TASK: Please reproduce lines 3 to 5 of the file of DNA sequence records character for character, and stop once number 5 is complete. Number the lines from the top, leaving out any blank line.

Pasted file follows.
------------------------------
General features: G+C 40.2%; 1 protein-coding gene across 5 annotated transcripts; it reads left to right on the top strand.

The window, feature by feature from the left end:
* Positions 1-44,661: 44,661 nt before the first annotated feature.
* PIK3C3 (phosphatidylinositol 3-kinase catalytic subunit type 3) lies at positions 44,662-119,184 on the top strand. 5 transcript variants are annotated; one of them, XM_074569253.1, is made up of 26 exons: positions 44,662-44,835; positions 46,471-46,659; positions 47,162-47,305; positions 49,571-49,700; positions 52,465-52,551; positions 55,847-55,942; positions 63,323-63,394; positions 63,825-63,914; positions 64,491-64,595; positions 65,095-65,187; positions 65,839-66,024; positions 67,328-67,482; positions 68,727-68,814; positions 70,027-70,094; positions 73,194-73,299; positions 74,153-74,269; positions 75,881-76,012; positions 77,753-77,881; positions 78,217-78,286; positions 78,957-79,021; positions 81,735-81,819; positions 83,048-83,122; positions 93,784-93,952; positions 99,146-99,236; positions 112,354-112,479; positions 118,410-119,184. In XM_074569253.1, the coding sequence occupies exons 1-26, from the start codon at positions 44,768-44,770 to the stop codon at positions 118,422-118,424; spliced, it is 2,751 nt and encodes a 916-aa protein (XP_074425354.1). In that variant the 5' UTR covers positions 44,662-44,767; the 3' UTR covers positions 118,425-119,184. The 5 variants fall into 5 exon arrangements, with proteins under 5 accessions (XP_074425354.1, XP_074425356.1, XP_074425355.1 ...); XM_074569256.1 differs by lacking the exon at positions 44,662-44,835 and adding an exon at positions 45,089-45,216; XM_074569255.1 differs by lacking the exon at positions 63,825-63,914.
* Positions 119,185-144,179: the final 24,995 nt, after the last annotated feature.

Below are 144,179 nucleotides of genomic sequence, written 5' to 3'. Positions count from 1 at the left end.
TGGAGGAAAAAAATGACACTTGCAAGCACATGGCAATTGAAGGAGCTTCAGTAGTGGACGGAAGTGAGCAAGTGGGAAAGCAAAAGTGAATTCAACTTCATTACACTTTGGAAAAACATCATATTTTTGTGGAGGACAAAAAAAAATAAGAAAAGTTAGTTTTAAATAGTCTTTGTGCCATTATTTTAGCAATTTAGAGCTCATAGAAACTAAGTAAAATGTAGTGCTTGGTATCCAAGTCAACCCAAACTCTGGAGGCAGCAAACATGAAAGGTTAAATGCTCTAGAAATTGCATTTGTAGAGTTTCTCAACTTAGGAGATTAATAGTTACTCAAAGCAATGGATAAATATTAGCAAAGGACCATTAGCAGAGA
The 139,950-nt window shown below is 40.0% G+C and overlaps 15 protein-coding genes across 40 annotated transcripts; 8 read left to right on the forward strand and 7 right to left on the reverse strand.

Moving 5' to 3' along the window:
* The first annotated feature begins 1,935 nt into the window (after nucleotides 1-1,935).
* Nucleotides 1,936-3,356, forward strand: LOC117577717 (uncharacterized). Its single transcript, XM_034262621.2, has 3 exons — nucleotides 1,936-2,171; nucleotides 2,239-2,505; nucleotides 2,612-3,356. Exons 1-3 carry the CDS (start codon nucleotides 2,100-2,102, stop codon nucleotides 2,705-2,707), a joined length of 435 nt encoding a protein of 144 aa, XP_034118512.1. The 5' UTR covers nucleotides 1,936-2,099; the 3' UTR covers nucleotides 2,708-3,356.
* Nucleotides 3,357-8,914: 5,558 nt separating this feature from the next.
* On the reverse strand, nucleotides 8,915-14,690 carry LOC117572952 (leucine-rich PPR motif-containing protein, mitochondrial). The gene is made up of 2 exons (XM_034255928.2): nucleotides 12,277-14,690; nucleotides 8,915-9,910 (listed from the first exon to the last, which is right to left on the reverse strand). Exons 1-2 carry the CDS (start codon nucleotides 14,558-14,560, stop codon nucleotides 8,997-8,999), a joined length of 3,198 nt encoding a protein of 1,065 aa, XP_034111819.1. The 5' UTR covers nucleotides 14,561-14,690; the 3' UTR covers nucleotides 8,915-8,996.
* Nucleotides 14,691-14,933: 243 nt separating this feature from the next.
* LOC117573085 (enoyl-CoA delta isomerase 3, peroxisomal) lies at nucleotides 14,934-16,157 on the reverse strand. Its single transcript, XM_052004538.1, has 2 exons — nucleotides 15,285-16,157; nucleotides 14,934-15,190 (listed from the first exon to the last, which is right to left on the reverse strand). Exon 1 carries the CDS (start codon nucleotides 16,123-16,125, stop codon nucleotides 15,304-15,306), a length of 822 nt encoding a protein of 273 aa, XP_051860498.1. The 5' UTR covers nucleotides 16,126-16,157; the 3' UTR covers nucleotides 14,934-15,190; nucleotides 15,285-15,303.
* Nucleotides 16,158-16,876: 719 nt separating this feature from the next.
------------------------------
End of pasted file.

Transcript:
* Positions 1-44,661: 44,661 nt before the first annotated feature.
* PIK3C3 (phosphatidylinositol 3-kinase catalytic subunit type 3) lies at positions 44,662-119,184 on the top strand. 5 transcript variants are annotated; one of them, XM_074569253.1, is made up of 26 exons: positions 44,662-44,835; positions 46,471-46,659; positions 47,162-47,305; positions 49,571-49,700; positions 52,465-52,551; positions 55,847-55,942; positions 63,323-63,394; positions 63,825-63,914; positions 64,491-64,595; positions 65,095-65,187; positions 65,839-66,024; positions 67,328-67,482; positions 68,727-68,814; positions 70,027-70,094; positions 73,194-73,299; positions 74,153-74,269; positions 75,881-76,012; positions 77,753-77,881; positions 78,217-78,286; positions 78,957-79,021; positions 81,735-81,819; positions 83,048-83,122; positions 93,784-93,952; positions 99,146-99,236; positions 112,354-112,479; positions 118,410-119,184. In XM_074569253.1, the coding sequence occupies exons 1-26, from the start codon at positions 44,768-44,770 to the stop codon at positions 118,422-118,424; spliced, it is 2,751 nt and encodes a 916-aa protein (XP_074425354.1). In that variant the 5' UTR covers positions 44,662-44,767; the 3' UTR covers positions 118,425-119,184. The 5 variants fall into 5 exon arrangements, with proteins under 5 accessions (XP_074425354.1, XP_074425356.1, XP_074425355.1 ...); XM_074569256.1 differs by lacking the exon at positions 44,662-44,835 and adding an exon at positions 45,089-45,216; XM_074569255.1 differs by lacking the exon at positions 63,825-63,914.
* Positions 119,185-144,179: the final 24,995 nt, after the last annotated feature.